Last month, Putin erected a “security ring of steel” around Sochi, host city of a heavily-policed Olympics. Leandra Bias believes the scenario reminds us of the Games in 1980, when prostitutes and other suspect-characters were sent away from Moscow.
English is not the only language that uses understatement. “Girls of a joyful behaviour” is what prostitutes are euphemistically called in Russian. It wasn’t “Joy”, however, that the Communist regime wanted to show the world when it hosted the Olympic Games in 1980. Foreign spectators were supposed to be impressed by the USSR’s greatness, prosperity, and modernity. There was no space for anyone who could possibly drag the Soviet Union’s reputation through the mud. Thus, non-ideal Soviet men and women were banned from Moscow.
The homeless (yes they existed), drunkards, and joyful girls were sent away to provincial cities over 100 kilometres. For all its tragedy, it’s also quite amusing to imagine these women disembarking in rural areas. Most of the prostitutes probably came from remote cities originally in any case. The locals’ calm life, however, was temporarily halted. Beautiful women, dressed in never-before seen clothes and using bold language certainly distressed some of the habitants.
Without doubt Moscow’s KGB and militia agents were also distressed, having relied on prostitutes’ cooperation. The Soviet Union liked to perpetuate a self-image of strict order and moral, but the long-legged girls were a constant part of the hall’s “decoration” in so-called Intourist hotels. This was well known and broadly accepted because in those hotels, where many foreigners stayed, they fulfilled a double role. Not only did they work for their living; they also spied on their clients and exchanged the hard currency they received.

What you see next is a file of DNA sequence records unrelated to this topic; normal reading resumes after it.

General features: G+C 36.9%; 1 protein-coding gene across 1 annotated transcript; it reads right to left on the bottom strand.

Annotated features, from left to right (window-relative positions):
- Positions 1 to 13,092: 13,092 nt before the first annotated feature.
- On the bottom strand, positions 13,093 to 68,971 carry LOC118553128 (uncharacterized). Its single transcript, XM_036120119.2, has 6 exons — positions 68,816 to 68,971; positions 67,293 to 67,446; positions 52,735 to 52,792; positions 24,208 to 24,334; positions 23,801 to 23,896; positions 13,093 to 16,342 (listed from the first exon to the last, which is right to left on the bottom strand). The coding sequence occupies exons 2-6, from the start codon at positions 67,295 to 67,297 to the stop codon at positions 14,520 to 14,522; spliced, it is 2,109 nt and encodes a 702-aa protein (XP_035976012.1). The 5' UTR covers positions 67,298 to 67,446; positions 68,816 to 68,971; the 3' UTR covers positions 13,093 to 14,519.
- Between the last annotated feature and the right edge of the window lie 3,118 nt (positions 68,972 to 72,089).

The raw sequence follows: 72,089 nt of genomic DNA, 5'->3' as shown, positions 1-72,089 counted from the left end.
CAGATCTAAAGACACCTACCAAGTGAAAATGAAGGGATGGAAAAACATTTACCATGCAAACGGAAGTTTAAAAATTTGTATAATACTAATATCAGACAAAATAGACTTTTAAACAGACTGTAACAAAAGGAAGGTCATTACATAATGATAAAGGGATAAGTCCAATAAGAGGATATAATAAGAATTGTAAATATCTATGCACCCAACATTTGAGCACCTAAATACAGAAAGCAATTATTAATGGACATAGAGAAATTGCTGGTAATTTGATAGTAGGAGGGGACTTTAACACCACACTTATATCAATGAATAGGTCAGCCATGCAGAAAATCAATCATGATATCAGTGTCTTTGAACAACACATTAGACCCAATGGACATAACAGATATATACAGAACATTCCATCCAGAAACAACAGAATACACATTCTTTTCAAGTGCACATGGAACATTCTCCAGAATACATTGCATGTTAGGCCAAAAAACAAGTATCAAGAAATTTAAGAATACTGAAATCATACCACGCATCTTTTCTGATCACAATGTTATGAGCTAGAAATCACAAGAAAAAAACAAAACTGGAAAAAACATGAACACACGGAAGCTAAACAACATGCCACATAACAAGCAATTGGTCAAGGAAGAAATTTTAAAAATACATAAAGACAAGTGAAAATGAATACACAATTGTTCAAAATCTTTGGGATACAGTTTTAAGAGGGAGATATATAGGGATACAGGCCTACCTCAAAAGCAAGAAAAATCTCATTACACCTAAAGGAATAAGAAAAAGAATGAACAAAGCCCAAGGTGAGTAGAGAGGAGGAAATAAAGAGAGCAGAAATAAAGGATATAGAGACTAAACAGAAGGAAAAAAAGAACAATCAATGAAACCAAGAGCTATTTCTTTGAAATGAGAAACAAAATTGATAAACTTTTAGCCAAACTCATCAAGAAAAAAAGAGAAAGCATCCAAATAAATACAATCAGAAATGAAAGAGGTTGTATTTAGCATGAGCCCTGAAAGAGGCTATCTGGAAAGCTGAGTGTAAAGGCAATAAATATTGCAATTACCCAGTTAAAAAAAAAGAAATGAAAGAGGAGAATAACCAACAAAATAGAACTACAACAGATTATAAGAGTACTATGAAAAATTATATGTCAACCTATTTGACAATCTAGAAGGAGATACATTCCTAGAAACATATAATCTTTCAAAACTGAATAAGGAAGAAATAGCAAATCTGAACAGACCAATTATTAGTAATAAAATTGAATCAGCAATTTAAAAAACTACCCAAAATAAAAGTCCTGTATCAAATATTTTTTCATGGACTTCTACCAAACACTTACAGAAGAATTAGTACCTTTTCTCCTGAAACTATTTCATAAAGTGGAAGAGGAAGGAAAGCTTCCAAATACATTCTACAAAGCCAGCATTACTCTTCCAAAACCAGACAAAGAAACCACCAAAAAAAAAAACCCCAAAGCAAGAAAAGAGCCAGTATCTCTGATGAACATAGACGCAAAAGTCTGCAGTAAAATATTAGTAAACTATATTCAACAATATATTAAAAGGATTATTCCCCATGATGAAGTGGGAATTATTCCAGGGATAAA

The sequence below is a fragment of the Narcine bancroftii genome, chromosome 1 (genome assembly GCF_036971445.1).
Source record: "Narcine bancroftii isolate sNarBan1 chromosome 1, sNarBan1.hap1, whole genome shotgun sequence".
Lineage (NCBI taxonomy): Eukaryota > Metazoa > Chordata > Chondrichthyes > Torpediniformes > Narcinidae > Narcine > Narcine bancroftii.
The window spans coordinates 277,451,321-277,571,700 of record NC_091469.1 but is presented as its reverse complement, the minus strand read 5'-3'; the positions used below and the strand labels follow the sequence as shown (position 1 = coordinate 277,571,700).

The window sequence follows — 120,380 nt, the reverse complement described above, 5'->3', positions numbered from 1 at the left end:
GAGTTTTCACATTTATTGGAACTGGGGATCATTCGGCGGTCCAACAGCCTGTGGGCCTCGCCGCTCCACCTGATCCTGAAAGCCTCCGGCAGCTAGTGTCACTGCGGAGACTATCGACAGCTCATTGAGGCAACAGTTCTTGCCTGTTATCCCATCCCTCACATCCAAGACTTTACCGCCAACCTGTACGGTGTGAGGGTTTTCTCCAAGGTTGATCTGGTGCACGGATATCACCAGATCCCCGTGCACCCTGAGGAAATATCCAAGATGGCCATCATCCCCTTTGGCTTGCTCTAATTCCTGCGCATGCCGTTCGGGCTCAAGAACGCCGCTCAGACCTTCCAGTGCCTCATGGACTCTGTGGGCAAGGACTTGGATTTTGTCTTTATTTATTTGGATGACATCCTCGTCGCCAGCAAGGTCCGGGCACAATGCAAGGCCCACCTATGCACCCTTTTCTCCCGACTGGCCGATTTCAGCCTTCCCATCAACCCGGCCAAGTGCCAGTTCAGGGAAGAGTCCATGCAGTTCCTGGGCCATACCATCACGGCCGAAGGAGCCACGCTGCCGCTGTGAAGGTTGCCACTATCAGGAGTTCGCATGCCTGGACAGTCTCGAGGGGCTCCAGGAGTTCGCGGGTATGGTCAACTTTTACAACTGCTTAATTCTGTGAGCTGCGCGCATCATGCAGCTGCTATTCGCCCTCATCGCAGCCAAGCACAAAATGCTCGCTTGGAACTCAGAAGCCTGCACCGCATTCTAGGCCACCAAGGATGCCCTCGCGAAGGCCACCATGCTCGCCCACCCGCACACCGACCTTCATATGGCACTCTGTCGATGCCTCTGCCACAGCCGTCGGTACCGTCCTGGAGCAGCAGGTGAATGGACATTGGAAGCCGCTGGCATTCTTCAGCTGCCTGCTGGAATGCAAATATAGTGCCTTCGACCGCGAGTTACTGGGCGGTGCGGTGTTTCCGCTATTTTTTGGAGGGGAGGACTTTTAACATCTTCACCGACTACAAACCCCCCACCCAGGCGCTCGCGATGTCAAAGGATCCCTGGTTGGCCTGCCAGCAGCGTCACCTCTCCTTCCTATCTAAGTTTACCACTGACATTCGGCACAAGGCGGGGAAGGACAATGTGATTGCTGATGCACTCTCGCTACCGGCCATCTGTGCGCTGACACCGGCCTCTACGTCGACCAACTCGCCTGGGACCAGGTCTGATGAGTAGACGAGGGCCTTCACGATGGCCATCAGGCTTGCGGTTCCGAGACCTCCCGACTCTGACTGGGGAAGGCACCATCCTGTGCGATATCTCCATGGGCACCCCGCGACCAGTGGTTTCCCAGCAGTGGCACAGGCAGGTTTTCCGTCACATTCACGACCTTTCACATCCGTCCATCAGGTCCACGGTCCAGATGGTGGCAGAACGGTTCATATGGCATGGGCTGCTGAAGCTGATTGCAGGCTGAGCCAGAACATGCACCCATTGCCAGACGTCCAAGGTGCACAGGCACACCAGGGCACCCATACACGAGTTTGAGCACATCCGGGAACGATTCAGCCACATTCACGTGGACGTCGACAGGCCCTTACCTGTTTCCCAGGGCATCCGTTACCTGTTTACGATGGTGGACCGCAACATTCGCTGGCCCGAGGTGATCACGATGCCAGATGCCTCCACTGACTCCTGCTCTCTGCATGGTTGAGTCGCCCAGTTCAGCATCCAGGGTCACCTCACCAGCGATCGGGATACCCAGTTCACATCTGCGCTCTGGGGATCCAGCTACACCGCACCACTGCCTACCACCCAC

However, during the Olympic Games neither foreigners nor the KGB were to enjoy the girls. Aleksandra Galina used this surreal situation of the prostitutes’ Olympic banishment for a most famous play. First performed in 1982, “Stars in the morning sky” was a popular Perestroika piece but was then forgotten for a long time. It was rediscovered only last year – right before Sochi, an event for which “cleaning” for the sake of security is just as much an imperative as it was 34 years ago.
Back in 1980, even petty criminals had a sort of silent agreement with the police that they would abstain from stealing during the games. They were proud Soviets first of all, and defending the fatherland from criticism was the priority.
In July 1980, Moscow wasn’t only chaste, safe, well organised (for the first time there were no traffic jams) and friendly. It was also terribly empty. Pepsi and Fanta were suddenly available. So were Marlboro cigarettes, salami, and Finlandia vodka. The foreign products came, but the foreign audience didn’t. The US, together with many Arabic countries, refused to attend due to the Soviet invasion of Afghanistan. Given that in summer Muscovites wouldn’t stay at home but leave for their dachas, and that the remaining few “suspect” individuals were deported, the capital was considerably depopulated. Sochi too is empty and commercialised, although the reasons have admittedly changed. In 1980, the main objective was to represent a utopia. Today, Russia faces imminent terrorist threats.
Ultimately, one could thus say that the pattern followed in Soviet times is much more of an inspiration for Belarus’ leader, Aleksandr Lukashenko. Belarus is hosting the Ice-Hockey World Championship this spring and in order to create a perfect façade it has already been announced that the capital Minsk will be “cleansed” of drunkards, beggars, and “girls of a joyful behaviour”.